Winnipeg Free Press - PRINT EDITION

Foster mom imperfect but loving

Testimony points to battle with CFS

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I've had a long and somewhat tumultuous relationship with Kim Edwards, one that began in our mutual desire to have the true story of Phoenix Sinclair told. The low point in my dealings with Phoenix's former foster mother came in 2011, when I wrote a column that revealed the child lay in a grave unmarked except for a small, numbered, concrete disk.

Readers responded, as readers do, quickly and compassionately. Teddy bears, flowers and balloons were dropped off at the cemetery. A local company offered a free headstone.

Edwards shot me this email: "what the hell is wrong with you !lady i hoper spomeone hurts you as you have hurt us you stiupid bitch thatnks for creating the shrine we did not want ! WHAT BUSINESS IT IT OF YOURS"

It was signed "peace to you," which is considerably more polite than my usual hate mail. She ordered the gravesite tributes removed. And that was that for us, until the inquiry into the little girl's death began. Edwards has attended faithfully, bearing witness to the testimony of others and waiting for a chance to give her version of truth.

What the inquiry has revealed so far is there are two child-welfare systems in this province. The first exists in officialdom, with social workers and supervisors paid to look after children in distress with supposed speed and efficiency. The second is informal and shadowy, guided by the unwritten rule that children must be protected from CFS interference at all cost.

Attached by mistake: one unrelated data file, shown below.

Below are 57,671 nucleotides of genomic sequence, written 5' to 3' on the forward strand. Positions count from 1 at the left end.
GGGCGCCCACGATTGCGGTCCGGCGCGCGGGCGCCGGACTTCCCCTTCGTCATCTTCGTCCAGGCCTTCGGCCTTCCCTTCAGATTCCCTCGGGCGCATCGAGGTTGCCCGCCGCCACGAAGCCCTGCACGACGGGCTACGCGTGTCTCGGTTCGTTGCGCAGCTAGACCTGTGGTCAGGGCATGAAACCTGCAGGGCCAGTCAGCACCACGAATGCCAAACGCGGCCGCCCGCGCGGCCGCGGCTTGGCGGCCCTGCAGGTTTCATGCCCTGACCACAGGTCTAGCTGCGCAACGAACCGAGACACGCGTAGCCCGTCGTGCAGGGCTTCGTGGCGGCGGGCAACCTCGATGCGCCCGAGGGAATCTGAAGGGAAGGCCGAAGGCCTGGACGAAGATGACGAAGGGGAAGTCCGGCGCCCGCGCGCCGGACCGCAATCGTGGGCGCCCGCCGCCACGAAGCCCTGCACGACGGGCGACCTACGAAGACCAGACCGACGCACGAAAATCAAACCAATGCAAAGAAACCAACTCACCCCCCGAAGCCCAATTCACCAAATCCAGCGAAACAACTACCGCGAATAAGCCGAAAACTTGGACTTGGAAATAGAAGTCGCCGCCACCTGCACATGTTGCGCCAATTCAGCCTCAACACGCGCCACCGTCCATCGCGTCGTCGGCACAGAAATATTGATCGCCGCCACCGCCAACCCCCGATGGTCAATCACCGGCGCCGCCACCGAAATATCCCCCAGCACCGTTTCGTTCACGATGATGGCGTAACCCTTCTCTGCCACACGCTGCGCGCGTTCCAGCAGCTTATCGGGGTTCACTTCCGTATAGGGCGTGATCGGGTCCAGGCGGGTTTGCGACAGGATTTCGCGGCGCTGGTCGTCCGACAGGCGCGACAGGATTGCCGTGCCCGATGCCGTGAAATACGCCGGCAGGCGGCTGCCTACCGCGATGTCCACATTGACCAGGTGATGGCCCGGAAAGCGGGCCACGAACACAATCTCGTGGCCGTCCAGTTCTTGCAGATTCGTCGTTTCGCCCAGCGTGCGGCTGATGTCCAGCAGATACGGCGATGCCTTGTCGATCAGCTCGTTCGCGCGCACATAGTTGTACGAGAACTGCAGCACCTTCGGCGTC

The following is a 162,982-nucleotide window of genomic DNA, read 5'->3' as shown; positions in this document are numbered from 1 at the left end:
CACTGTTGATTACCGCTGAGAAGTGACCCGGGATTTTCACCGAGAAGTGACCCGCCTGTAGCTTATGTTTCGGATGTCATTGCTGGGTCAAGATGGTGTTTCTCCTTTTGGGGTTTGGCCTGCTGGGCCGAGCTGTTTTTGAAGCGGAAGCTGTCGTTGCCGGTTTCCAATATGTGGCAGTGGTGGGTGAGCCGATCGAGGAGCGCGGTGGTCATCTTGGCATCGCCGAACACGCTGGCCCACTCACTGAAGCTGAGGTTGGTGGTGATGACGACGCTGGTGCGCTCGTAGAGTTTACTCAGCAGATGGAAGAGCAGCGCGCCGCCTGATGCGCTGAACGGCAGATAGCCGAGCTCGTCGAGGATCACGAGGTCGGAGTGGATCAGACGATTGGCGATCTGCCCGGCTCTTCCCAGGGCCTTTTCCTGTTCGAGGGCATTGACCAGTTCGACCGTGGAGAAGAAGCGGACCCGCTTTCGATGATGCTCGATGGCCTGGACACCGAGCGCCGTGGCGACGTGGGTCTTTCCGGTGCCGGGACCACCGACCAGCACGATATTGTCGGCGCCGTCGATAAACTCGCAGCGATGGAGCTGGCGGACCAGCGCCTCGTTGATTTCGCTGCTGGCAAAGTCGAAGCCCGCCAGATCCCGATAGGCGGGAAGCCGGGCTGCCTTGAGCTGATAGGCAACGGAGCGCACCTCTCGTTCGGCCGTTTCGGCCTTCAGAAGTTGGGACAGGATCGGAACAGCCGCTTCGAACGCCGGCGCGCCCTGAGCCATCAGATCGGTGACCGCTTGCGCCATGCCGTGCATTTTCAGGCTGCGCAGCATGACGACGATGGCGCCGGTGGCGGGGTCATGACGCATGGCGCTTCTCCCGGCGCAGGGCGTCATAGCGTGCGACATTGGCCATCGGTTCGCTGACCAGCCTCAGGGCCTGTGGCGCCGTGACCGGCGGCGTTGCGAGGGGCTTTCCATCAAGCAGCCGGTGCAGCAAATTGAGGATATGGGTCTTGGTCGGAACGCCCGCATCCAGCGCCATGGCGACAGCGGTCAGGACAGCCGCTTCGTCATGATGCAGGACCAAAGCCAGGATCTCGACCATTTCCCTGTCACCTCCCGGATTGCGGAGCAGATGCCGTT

Edwards belongs to the second camp. As she testified Wednesday at the inquiry, her contempt for CFS filled the room like a noxious gas. She said she only had contact with CFS twice in the two years Phoenix lived with her full time. One was a home visit from CFS worker Stan Williams, the second essentially a drive-by when Williams returned the child.

There is all sorts of CFS documentation that says workers called her, visited the home, sent her letters. She denied it all. The only social worker I met with was Stan Williams, she said repeatedly, and I met with him twice.

Her animosity toward the official child-welfare system resurfaced as she recalled being told by Williams she might not keep Phoenix because her home wasn't "culturally appropriate." That meant, in CFS-speak, she was not aboriginal and Phoenix was.

It's plain Edwards loved the little girl desperately, cared for her like a mother and helped provide the only home the child ever knew. You can't question her dedication to Phoenix and her unflagging, sometimes misplaced faith in Steve Sinclair, the girl's father. Edwards is the one who remembers first steps and words, talks with pride of how early Phoenix spoke in sentence fragments and recalls what a trouper the toddler was. There was nothing she wouldn't have done for Phoenix.